Allowing lumber to sit outdoors or inside to reach the desired moisture content before working with it may be the easiest, least expensive way to season wood, but it’s also the slowest. And drying times can differ significantly depending on wood types, the primary moisture level in the green wood, its thickness and density, drying environments and processing methods.
On the other hand, all the above drying conditions can by controlled when wood is kiln dried. Is it worth it to you to invest in building or purchasing a kiln for your woodworking shop? Opinions vary as to the values of both methods of drying wood, but the decision is ultimately up to you.
Air vs. Kiln Drying Times
For centuries, the rule of thumb for air-drying wood is to allow one year of drying time for every inch of lumber thickness. This saying obviously only takes the thickness of the lumber into account, not climate or seasonal variables. Of course, properly setting up the lumber for air drying commonly entails a large investment in time and other factors, including stacking techniques and adequate protection from the elements.
While there are various styles, sizes and types of kilns used to dry lumber, they all balance humidity, airflow and temperature to reduce the MC in wood. Because various species demand various times to dry, even in a kiln, there is no hard and fast rule for how long the process can take.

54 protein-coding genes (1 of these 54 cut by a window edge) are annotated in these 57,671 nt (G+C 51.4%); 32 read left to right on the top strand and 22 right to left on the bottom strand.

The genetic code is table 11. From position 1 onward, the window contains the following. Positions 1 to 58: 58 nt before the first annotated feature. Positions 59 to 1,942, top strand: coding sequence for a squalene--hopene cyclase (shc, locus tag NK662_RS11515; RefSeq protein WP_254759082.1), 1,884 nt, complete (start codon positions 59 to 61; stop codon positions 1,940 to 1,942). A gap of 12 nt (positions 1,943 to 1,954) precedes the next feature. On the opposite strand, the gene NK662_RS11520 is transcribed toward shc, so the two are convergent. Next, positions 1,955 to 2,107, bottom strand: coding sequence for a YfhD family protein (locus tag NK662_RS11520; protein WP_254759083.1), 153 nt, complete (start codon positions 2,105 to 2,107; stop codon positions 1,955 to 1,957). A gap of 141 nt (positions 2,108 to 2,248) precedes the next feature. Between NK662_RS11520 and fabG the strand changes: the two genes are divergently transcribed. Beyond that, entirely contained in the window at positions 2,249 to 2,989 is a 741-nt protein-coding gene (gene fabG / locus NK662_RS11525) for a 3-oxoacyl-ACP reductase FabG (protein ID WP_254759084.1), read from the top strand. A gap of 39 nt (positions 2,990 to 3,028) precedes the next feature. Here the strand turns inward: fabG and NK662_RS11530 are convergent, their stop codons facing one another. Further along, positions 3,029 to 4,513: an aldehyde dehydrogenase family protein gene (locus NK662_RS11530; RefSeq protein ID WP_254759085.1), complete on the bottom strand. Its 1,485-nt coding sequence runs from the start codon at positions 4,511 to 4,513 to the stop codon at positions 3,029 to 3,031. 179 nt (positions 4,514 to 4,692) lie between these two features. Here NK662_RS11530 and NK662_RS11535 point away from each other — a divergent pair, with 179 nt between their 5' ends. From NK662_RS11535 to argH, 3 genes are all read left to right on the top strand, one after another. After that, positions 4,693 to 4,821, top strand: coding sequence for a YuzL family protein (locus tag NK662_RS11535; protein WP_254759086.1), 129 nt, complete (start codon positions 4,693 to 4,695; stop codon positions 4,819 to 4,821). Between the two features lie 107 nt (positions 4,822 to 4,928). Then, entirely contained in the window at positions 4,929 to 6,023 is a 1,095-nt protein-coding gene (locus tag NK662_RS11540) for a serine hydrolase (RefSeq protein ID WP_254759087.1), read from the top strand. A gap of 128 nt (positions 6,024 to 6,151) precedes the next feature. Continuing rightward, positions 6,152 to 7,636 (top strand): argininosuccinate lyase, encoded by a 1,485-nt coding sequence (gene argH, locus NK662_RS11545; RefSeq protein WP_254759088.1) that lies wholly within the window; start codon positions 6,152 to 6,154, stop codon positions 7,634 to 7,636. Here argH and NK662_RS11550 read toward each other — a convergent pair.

Air drying is a way to dry wood but it will never get down to where furniture grade lumber needs to be. Air dried will only get as low as the outside humidity which isn’t low enough. When kiln dried, the cells in the wood shrink and will never retain the same shape as before, air dried will not shrink the cells as small as kiln drying, so it can make the wood a little unstable and allow it to move.
The main advantage of using a kiln is that using such a controlled environment dries the wood faster and more evenly, lessening any moisture deviation between the external shell and the inner core. The uniformity of the process often eliminates insects or larvae hiding within the wood, reduces the chance of mold-related stains and hardens the pitch in softer woods such as pine.
Kiln Drying Defects
Kiln drying can also introduce drying defects into wood, especially if the process is rushed and no corrective steps are taken. For example, case hardening occurs when the outer shell of the wood dries faster than the inner core. The wet core prevents the shell from shrinking, which can cause the shell to dry in a stretched-out condition. Then, as the core finally dries, the shell stops it from shrinking completely, which can split the core, causing a condition known as honeycombing.
Mixing different species of wood in a single batch can also cause good boards go bad by creating cups, checks, warpage, bows and twists in the lumber.
Over-drying wood to below a 6-percent MC puts nearly incurable stresses on the wood, leaving it brittle, hard, prone to splitting and very hard to work by hand or machine.
Even when properly processed, kiln dried wood can lose up to 20-percent of the subtle colors and grains running through the lumber.
Benefits of Air Drying
When wood is air dried, the slower seasoning process doesn’t cause the stresses that can result in splits, warpage, checks and other kiln-dried defects because the wood is not “baked”. However, air dried wood will naturally contain a higher MC level, typically between 12- and 20-percent. The only way to be sure air-dried stock is ready to use is to invest in a dependable moisture meter and test it on a regular basis.
Many experienced woodworkers prefer air-dried lumber, but the truth is that kiln drying can also produce excellent results.
The trick is to season the wood properly and store it so it successfully maintains a satisfactory moisture content. Properly kiln-dried lumber is not only a pleasure to work, but can often prove to be more consistent than air-dried wood.